13 Then Paul and his companions set sail from Paphos and came to Perga in Pamphylia. John, however, left them and returned to Jerusalem; 14but they went on from Perga and came to Antioch in Pisidia. And on the sabbath day they went into the synagogue and sat down. 15After the reading of the law and the prophets, the officials of the synagogue sent them a message, saying, ‘Brothers, if you have any word of exhortation for the people, give it.’ 16So Paul stood up and with a gesture began to speak:
‘You Israelites,* and others who fear God, listen. 17The God of this people Israel chose our ancestors and made the people great during their stay in the land of Egypt, and with uplifted arm he led them out of it. 18For about forty years he put up with* them in the wilderness. 19After he had destroyed seven nations in the land of Canaan, he gave them their land as an inheritance 20for about four hundred and fifty years. After that he gave them judges until the time of the prophet Samuel. 21Then they asked for a king; and God gave them Saul son of Kish, a man of the tribe of Benjamin, who reigned for forty years. 22When he had removed him, he made David their king. In his testimony about him he said, “I have found David, son of Jesse, to be a man after my heart, who will carry out all my wishes.” 23Of this man’s posterity God has brought to Israel a Saviour, Jesus, as he promised; 24before his coming John had already proclaimed a baptism of repentance to all the people of Israel. 25And as John was finishing his work, he said, “What do you suppose that I am? I am not he. No, but one is coming after me; I am not worthy to untie the thong of the sandals* on his feet.”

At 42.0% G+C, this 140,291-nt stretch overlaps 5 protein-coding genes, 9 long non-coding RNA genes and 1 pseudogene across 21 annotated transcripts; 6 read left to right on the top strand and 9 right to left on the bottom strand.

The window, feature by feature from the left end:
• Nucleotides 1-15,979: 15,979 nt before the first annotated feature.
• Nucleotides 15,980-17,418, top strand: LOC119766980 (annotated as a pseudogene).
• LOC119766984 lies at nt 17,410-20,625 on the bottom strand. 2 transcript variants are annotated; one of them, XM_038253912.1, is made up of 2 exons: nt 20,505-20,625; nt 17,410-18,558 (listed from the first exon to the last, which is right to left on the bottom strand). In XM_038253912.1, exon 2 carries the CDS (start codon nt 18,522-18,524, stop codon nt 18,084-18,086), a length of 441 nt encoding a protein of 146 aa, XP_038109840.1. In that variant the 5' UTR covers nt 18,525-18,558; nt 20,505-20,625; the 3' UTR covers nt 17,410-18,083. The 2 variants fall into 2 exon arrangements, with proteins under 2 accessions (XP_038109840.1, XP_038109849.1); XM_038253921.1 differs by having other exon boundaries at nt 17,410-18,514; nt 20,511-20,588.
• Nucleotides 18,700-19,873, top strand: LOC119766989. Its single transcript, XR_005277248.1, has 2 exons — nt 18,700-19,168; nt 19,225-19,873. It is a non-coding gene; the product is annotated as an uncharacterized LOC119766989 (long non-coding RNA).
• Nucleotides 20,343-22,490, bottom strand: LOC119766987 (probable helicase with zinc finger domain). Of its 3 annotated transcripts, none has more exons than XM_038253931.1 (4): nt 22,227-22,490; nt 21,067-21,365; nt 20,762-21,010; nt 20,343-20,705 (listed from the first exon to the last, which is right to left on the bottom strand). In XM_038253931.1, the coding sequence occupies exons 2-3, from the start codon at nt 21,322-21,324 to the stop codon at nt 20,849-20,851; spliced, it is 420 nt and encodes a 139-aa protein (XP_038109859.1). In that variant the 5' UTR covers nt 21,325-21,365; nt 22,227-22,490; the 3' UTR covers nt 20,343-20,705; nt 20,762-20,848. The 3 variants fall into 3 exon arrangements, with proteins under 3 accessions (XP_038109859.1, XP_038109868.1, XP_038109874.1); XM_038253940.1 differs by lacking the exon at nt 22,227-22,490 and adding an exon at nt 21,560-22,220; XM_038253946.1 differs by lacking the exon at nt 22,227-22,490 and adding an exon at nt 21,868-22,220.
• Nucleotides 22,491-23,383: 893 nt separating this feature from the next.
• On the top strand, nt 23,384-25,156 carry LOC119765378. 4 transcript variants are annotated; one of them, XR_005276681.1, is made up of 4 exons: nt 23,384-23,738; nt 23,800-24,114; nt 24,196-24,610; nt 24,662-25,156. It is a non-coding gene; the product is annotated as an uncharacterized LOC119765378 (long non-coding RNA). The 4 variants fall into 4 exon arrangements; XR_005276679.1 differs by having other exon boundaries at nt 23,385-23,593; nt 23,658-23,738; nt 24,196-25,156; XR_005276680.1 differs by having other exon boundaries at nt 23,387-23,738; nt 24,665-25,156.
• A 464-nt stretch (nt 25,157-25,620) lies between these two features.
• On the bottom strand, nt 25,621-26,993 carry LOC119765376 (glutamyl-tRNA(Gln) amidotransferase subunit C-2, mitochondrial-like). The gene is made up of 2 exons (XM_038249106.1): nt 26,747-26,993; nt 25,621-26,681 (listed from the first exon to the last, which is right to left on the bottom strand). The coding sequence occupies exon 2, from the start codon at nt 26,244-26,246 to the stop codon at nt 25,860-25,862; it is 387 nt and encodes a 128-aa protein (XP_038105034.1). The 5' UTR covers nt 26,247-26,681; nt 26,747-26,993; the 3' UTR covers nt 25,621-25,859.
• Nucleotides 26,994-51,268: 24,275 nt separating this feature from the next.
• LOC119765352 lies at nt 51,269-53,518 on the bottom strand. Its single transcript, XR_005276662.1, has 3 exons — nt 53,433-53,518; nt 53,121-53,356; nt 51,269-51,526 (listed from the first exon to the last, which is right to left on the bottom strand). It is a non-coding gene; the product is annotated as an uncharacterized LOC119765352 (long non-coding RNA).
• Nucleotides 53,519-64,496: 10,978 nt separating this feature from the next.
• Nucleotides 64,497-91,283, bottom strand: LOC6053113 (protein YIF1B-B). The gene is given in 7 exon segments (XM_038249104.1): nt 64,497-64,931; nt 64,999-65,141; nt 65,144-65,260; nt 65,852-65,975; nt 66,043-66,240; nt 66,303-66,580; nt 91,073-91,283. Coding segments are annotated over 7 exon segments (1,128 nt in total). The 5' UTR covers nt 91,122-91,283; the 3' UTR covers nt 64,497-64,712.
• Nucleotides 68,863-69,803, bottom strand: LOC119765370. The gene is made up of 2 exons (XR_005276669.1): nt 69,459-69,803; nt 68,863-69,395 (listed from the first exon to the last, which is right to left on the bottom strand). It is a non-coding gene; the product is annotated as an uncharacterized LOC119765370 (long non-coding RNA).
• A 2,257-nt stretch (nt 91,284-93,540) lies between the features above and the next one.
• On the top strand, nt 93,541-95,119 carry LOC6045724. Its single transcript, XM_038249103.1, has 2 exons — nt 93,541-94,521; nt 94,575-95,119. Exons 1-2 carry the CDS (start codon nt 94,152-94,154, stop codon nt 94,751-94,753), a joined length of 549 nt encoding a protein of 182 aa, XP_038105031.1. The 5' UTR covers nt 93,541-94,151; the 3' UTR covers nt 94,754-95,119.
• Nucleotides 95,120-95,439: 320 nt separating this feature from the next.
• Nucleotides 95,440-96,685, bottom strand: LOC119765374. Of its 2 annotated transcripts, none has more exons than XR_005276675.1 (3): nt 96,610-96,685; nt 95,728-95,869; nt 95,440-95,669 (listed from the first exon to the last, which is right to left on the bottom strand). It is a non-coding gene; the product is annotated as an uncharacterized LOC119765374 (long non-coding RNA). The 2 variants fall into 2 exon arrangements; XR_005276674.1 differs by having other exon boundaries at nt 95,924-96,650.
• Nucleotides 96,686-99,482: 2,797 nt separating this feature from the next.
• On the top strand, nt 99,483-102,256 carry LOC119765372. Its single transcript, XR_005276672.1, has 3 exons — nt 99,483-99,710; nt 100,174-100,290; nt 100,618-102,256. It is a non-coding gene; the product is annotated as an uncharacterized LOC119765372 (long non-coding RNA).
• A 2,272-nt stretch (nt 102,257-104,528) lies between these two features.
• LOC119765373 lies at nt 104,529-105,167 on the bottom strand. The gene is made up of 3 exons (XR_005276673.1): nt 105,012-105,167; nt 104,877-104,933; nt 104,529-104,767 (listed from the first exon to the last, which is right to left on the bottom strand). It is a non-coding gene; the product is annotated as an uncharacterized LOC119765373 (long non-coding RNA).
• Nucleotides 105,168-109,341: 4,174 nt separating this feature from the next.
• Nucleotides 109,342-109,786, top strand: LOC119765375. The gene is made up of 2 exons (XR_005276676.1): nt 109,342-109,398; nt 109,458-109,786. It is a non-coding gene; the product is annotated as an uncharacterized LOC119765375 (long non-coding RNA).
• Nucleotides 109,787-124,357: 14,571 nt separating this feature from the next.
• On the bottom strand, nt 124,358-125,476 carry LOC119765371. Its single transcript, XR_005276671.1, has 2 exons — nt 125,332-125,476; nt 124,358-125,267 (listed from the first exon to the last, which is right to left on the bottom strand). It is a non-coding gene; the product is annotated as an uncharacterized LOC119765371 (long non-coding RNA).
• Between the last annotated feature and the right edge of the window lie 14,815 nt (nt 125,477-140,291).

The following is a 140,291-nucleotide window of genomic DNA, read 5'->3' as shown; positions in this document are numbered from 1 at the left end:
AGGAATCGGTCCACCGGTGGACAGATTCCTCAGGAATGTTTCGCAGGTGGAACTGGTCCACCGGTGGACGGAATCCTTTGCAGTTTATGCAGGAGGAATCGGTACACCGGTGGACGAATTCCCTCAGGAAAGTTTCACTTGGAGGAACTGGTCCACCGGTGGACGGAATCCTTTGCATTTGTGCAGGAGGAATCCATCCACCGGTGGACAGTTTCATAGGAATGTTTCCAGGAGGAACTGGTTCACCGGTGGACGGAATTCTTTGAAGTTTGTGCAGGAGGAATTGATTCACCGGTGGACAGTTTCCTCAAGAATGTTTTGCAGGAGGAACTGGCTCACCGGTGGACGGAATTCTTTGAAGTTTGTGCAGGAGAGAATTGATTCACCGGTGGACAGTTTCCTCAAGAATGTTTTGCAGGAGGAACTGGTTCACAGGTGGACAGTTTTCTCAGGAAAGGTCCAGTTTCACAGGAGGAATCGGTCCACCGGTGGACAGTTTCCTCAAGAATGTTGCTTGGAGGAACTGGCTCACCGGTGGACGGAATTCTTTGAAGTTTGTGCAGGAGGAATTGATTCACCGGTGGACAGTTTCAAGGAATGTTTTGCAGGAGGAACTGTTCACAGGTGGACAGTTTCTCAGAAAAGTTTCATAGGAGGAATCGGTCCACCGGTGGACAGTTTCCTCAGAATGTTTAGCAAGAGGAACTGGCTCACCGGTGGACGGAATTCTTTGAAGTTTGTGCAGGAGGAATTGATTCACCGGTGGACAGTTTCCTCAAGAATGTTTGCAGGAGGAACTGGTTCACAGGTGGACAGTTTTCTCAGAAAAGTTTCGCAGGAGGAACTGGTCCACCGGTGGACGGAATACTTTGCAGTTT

When Paul, Barnabas, and John Mark left Syrian Antioch they embarked on what we now call Paul’s first missionary journey. They traveled first to the island of Cyprus, as we have already seen, then set sail from Paphos, at the western end of Cyprus, to sail up to Perga, and from there moved inland to what was known as Pisidian Antioch. This Antioch was a Roman colony in the district of Phrygia, west of the Taurus Mountains. It would now be in Turkey. John Mark, however, left them there to return to Jerusalem. Luke does not tell us why the young man left, but we will find later that his leaving became a source of contention between Paul and Barnabas.
The missionaries went first to the synagogue, where they spoke to the Jews (Jews of the Diaspora were scattered throughout the Roman territories) and the God-Fearers who joined them. God-Fearers were those Gentiles who believed in the One God of Israel; some simply believed, and perhaps prayed and studied the scriptures, while others became full converts – to convert fully to Judaism men had to be circumcised and then underwent a ritual bath of cleansing, and were expected to follow the Jewish laws of separation, including food and Sabbath laws and those that said to whom one could speak or with whom one could dine.
It would have been common for the leader of the synagogue to ask any visiting Jews to speak words of encouragement to the believers, and that is what happened here. And when they were asked to speak, Paul began. Paul received a thorough education in the scriptures and the story of Israel – and that is where he begins as he speaks to the people in the synagogue. He speaks of slavery in Egypt, and of God’s deliverance; he speaks of the time of the judges, and then of King Saul, and the greatest king, David, a man after God’s own heart. This is what the people expected to hear. But then, he puts in something they had not expected: From David’s descendants, God has brought forth a Savior, Jesus Christ. John had prophesied, saying he was coming, but John was not the Savior – but Jesus, who came after him.
Sometimes, the message of Jesus is not what we were expecting, does not fit our pre-conceived notions of what he should be, does not reinforce our own self-righteousness!